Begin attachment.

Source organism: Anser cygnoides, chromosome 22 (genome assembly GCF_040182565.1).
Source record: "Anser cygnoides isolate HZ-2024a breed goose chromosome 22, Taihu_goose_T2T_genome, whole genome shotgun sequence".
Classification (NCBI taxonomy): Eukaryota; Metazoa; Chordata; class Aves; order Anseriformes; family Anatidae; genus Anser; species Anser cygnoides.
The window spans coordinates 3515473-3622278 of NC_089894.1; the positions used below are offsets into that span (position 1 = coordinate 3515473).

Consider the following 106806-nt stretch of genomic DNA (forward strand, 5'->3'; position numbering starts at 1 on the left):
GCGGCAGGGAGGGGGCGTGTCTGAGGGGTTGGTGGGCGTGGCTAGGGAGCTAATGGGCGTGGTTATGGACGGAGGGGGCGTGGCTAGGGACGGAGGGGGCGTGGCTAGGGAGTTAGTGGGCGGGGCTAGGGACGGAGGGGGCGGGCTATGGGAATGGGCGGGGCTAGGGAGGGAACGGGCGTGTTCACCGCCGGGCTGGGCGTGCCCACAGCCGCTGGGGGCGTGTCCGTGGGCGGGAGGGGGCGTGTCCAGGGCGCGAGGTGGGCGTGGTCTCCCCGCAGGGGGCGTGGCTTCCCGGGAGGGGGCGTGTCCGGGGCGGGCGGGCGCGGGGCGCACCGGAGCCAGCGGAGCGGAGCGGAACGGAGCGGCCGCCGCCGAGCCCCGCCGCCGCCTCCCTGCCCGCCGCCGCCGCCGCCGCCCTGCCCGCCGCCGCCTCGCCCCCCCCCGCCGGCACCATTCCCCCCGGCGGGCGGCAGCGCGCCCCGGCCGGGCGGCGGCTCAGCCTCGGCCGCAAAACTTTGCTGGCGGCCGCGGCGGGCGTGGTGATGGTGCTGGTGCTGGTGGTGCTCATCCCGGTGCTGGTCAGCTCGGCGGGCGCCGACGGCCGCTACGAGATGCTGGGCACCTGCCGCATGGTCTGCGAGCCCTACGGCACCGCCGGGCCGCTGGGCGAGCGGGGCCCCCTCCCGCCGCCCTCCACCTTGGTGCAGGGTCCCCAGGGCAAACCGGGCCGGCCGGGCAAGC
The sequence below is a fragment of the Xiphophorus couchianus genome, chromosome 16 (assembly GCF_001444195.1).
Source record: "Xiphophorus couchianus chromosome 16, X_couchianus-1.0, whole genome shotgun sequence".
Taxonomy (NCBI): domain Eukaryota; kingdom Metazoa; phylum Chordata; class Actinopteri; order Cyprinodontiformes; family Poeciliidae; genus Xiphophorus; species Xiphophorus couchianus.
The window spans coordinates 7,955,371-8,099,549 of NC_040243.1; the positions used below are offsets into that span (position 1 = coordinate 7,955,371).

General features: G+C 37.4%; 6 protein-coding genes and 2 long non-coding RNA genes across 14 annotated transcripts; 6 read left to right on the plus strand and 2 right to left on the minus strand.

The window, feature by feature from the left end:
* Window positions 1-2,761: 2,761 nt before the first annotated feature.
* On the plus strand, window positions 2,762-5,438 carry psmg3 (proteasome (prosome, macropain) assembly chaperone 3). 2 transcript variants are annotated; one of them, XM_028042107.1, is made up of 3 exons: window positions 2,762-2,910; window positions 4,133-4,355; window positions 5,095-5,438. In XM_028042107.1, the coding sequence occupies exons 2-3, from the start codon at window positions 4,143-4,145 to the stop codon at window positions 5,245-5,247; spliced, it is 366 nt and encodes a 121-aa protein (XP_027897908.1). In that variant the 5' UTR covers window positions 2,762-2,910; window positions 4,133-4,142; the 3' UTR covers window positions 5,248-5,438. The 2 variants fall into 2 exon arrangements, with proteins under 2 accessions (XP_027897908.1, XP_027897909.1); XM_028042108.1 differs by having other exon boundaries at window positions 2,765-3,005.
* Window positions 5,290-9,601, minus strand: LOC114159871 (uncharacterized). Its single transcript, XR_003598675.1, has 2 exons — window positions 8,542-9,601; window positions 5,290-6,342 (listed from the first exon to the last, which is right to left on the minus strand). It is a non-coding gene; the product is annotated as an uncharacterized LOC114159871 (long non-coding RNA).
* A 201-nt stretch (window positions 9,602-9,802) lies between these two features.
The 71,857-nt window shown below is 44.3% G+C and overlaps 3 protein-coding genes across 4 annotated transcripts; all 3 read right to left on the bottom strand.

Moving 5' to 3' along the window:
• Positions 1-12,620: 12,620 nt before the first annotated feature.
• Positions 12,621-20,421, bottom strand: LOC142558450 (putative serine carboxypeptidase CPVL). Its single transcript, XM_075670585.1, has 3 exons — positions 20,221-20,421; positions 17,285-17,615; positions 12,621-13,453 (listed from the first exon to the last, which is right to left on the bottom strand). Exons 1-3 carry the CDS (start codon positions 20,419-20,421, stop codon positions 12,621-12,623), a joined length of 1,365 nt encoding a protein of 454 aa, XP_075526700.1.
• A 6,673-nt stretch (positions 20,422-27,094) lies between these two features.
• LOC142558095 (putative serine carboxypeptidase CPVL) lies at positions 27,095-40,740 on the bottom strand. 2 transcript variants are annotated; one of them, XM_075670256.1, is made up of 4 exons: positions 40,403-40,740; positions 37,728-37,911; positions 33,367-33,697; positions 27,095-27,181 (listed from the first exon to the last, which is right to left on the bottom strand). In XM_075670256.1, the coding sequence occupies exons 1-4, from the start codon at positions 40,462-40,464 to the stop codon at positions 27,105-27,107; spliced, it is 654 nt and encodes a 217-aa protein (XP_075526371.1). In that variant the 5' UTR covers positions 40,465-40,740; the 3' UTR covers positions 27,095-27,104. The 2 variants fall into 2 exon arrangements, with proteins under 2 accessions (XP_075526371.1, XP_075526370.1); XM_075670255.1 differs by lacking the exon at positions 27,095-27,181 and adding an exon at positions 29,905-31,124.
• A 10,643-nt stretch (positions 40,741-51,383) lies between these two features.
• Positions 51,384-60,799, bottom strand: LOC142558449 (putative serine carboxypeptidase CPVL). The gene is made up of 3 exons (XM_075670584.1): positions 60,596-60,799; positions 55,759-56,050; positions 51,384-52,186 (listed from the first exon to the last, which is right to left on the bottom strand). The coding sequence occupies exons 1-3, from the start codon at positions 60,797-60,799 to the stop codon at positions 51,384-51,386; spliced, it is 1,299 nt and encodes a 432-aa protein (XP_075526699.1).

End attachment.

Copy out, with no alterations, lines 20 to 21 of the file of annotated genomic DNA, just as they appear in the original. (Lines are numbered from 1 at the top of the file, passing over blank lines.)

• Positions 12,621-20,421, bottom strand: LOC142558450 (putative serine carboxypeptidase CPVL). Its single transcript, XM_075670585.1, has 3 exons — positions 20,221-20,421; positions 17,285-17,615; positions 12,621-13,453 (listed from the first exon to the last, which is right to left on the bottom strand). Exons 1-3 carry the CDS (start codon positions 20,419-20,421, stop codon positions 12,621-12,623), a joined length of 1,365 nt encoding a protein of 454 aa, XP_075526700.1.
• A 6,673-nt stretch (positions 20,422-27,094) lies between these two features.